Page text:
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The Observer’s take on the indefensible decision to open a deep coal mine amid a climate crisis | Observer Editorial


The decision to approve a new £165million coal mine in Cumbria reveals an unpleasant truth about the government. It demonstrates, with stark clarity, that No 10 has no credible green agenda and does not understand or care about the climate peril facing our world.

Ministers are clearly only focused on short-term tactical gain – in this case, to give a brief boost to local jobs – at the expense of crafting a strategy to achieve net zero carbon emissions. 2050 and maintain global leadership in the fight to limit the impact of greenhouse gas emissions on our climate.

Lord Deben, chairman of the Climate Change Committee, an independent adviser to the government, described the decision to approve the mine – which will be built by West Cumbria Mining – as “absolutely indefensible”. The former Tory minister is absolutely correct in this analysis which, like other pundits, squarely contradicts Leveling Secretary Michael Gove’s arguments for approving the Woodhouse mine near Whitehaven.

The government says the Woodhouse Colliery, the first deep coal mine to be approved for 30 years, will produce coking coal which the UK steel industry desperately needs and is therefore vital to UK industry as a whole. It’s wrong. On the one hand, UK steelmakers will be legally bound – as part of our climate obligations – to switch to low-carbon production within the next 13 years. When this happens, he will no longer be able to use coking coal. Production from the Woodhouse mine therefore has no long-term future in Britain.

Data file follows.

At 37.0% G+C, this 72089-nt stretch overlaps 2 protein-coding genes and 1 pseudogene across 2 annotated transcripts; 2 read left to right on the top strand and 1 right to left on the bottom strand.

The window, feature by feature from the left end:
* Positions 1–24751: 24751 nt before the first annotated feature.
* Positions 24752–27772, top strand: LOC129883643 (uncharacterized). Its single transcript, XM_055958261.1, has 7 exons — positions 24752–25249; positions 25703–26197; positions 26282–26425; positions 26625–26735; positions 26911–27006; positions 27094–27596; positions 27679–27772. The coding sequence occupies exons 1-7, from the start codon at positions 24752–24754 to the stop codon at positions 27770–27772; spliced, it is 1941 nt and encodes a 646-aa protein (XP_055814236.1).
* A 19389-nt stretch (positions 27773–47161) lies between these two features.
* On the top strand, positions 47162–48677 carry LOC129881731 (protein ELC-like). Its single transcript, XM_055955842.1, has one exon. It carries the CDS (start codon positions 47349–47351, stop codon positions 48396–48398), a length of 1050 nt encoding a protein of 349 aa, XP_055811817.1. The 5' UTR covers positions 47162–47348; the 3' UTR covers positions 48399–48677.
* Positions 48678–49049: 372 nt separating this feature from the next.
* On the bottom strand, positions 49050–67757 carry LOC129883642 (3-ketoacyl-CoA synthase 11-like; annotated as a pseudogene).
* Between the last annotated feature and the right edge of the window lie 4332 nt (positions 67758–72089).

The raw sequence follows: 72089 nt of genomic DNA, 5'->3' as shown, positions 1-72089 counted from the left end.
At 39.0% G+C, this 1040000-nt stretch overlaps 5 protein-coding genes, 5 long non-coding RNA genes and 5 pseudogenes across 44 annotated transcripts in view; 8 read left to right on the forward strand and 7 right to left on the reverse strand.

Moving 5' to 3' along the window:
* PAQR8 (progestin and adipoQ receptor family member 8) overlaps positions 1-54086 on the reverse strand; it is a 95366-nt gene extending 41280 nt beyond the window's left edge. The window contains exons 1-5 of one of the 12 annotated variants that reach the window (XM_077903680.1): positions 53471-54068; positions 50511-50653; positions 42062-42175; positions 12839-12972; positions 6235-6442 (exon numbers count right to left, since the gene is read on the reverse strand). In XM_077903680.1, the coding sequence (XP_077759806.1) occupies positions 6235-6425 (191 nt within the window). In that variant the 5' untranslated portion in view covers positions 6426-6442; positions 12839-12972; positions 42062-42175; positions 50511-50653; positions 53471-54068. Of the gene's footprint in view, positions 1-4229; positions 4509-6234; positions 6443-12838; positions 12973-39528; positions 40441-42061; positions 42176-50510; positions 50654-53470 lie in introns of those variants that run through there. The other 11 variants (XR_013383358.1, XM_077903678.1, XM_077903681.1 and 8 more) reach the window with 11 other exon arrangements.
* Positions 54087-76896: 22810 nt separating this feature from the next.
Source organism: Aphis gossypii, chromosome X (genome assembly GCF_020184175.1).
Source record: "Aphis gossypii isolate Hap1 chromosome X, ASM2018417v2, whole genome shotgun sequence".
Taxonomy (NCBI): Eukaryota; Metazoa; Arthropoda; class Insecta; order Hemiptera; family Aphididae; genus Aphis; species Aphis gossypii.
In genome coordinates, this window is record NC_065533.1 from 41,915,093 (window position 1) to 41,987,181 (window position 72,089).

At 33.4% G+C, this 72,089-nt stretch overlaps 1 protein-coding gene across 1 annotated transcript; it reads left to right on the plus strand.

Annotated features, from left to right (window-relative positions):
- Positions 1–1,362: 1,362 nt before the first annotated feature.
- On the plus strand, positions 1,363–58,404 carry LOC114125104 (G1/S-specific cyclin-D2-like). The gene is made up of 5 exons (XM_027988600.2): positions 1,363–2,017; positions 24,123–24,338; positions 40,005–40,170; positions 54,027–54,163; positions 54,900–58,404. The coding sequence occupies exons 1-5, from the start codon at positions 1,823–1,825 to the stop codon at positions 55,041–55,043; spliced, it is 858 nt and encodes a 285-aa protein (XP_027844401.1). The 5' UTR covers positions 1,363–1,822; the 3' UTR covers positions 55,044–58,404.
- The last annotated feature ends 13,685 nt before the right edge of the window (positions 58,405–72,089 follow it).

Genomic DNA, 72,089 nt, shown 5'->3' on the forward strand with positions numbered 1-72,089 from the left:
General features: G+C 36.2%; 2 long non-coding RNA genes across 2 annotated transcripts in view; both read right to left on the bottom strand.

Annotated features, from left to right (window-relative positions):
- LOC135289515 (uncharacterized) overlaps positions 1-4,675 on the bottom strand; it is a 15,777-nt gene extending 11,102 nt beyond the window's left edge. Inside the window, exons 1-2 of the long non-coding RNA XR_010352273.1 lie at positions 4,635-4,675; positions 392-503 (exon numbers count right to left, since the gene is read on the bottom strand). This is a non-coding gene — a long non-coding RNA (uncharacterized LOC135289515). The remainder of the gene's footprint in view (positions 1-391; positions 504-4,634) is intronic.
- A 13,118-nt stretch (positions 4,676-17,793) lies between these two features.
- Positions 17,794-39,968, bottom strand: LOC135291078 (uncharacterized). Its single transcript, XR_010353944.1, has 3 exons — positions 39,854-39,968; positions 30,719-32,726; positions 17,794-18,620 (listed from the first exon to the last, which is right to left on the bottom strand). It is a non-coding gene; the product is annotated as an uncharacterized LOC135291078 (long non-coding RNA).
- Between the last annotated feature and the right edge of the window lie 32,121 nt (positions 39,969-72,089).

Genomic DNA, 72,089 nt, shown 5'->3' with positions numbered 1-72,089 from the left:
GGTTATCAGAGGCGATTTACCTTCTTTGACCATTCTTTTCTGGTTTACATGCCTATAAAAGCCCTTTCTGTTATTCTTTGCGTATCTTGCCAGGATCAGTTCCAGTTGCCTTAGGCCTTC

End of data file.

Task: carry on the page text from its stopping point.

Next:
In any case, the coal that will be extracted at the mine will have a high sulfur content. Many UK steelmakers have commented that this makes it unacceptable from the start; two companies have already rejected any prospect of ever burning Woodhouse coal. So its short-term use in the UK also appears to be limited, with only one of the current four blast furnaces having to operate on its coal. As a result, industry figures and energy experts predict that around 90% of Woodhouse’s coal will be exported – to a world that already has a fossil fuel glut. Steelmaking in Europe is also changing and will rely on hydrogen, not coal, for the near future – leaving Britain to seek markets for its Cumbrian coal in places with limited environmental constraints. In the process, we will have become a supplier of dirty fuel to the planet.

Endorsing the mine seriously tarnishes the UK’s reputation as a global leader in climate action and exposes us to well-justified accusations of hypocrisy. Telling other countries to ditch coal while creating new mines will seriously damage the chances of UK negotiators influencing the climate summits. India and other developing countries will certainly not be happy to be told to avoid using fossil fuels by a country that is exploiting new sources of the most polluting of all hydrocarbons.

It’s a grim, disturbing and shameful situation that was summed up last week by Professor Paul Ekins, of the Institute for Sustainable Resources at University College London: “Actions speak louder than words, and approval of this coal mine, instead of seeking investments in renewable energy on the same site, confirms that the government’s protests in favor of a green economy are a decoy.

Scientists estimate the mine will release 250 million tonnes of carbon dioxide over the next 30 years. West Cumbria Mining says it will create around 500 jobs. In an overheated world that will become increasingly intolerant of fossil fuels, these jobs will be short-lived.

theguardian Gt

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